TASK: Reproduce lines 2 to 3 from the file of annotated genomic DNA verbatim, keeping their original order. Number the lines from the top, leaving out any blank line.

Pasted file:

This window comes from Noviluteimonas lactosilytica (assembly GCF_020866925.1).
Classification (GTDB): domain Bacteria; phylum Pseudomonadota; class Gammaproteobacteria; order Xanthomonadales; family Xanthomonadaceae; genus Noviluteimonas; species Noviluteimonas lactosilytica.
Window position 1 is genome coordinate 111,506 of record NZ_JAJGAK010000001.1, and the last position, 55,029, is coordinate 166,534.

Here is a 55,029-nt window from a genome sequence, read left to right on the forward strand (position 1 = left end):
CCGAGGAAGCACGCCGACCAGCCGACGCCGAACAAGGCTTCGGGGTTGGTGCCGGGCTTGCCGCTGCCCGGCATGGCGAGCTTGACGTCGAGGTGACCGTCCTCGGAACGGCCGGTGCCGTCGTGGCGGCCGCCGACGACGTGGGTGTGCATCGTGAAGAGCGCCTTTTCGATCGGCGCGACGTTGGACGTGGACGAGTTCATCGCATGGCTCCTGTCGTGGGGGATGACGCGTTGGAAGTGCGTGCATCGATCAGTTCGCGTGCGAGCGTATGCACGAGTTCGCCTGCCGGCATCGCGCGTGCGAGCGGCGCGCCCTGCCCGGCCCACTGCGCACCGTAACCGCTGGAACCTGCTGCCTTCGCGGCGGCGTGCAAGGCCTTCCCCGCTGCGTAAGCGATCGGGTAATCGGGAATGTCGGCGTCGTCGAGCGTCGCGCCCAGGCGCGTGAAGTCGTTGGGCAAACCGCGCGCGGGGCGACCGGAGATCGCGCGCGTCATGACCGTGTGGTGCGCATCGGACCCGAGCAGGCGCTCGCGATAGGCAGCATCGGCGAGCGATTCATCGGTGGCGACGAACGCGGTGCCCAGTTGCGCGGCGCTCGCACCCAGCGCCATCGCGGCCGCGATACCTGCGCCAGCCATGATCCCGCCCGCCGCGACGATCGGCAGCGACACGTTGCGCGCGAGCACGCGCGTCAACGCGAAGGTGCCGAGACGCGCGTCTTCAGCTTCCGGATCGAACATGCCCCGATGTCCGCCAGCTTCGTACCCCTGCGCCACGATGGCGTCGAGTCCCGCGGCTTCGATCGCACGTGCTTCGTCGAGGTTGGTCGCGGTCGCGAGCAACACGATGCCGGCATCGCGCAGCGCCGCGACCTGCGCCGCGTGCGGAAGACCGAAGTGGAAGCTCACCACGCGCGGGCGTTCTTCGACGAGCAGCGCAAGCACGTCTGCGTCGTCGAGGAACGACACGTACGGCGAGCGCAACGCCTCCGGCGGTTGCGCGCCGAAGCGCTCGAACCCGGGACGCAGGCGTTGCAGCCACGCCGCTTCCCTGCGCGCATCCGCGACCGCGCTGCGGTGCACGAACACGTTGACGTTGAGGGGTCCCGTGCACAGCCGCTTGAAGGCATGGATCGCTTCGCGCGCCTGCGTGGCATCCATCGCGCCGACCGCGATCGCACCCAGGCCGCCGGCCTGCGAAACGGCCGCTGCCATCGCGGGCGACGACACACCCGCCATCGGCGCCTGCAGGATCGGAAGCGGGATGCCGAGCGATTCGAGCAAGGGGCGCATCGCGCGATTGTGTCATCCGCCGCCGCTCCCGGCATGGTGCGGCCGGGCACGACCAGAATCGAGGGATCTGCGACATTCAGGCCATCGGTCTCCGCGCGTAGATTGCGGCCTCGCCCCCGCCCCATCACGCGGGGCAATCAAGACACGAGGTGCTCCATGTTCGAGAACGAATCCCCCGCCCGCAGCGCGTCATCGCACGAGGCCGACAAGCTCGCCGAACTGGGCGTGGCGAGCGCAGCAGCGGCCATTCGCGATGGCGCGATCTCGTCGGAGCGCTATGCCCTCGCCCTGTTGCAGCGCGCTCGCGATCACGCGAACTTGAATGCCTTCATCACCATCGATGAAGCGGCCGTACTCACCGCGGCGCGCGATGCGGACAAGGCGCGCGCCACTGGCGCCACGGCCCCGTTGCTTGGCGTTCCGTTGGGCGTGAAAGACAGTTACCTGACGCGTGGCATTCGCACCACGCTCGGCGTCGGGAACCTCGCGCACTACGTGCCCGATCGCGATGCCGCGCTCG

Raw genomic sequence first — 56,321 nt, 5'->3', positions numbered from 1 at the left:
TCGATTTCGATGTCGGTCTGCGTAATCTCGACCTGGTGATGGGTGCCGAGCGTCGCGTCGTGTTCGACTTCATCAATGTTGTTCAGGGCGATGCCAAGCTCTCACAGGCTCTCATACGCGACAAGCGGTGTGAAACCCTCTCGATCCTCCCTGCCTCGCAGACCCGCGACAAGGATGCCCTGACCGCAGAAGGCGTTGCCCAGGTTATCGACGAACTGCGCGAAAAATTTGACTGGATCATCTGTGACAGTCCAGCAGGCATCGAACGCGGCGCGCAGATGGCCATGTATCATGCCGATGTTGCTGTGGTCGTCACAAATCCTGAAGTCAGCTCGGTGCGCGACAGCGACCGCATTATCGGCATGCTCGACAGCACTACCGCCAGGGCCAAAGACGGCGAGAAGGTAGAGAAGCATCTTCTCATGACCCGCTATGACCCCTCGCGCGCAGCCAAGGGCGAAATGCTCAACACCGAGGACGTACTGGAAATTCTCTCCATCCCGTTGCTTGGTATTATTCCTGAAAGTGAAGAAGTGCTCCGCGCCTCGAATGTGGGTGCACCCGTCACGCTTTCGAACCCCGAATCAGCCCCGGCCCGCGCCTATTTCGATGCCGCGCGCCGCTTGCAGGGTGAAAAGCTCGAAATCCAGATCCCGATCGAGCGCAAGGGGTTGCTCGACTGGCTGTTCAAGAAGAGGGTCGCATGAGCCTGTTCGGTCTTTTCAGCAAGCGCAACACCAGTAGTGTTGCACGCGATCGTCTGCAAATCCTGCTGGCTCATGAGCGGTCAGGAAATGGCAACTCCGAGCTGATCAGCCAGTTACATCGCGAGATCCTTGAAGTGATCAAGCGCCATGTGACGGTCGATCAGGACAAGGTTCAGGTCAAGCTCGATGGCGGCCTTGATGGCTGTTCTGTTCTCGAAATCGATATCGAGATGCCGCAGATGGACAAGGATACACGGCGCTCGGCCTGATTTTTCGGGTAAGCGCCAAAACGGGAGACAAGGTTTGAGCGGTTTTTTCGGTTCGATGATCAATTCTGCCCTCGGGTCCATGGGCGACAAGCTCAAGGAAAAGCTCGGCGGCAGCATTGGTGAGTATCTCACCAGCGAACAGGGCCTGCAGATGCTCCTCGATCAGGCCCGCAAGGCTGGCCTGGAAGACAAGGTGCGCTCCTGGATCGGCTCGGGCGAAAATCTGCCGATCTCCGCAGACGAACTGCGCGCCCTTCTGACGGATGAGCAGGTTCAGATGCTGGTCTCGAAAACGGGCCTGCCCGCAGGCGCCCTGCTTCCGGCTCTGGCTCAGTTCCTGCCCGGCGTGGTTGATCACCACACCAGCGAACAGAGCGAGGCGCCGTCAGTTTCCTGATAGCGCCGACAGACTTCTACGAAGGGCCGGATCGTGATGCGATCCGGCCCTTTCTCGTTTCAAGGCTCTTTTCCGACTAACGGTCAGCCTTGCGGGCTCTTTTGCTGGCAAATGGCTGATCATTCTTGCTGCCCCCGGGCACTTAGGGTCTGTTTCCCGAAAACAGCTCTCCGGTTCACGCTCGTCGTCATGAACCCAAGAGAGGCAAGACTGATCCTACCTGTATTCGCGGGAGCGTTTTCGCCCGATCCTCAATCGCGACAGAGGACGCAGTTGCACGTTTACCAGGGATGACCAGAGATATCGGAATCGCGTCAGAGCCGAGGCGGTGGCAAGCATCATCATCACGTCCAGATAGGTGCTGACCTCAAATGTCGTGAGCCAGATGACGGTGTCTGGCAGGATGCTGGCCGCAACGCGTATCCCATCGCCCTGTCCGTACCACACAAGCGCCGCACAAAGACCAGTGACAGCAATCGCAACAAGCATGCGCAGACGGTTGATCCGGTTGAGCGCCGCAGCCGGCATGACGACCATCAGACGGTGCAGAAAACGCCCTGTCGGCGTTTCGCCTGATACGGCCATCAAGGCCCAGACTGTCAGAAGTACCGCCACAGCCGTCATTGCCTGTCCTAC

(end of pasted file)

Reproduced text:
Classification (GTDB): domain Bacteria; phylum Pseudomonadota; class Gammaproteobacteria; order Xanthomonadales; family Xanthomonadaceae; genus Noviluteimonas; species Noviluteimonas lactosilytica.
Window position 1 is genome coordinate 111,506 of record NZ_JAJGAK010000001.1, and the last position, 55,029, is coordinate 166,534.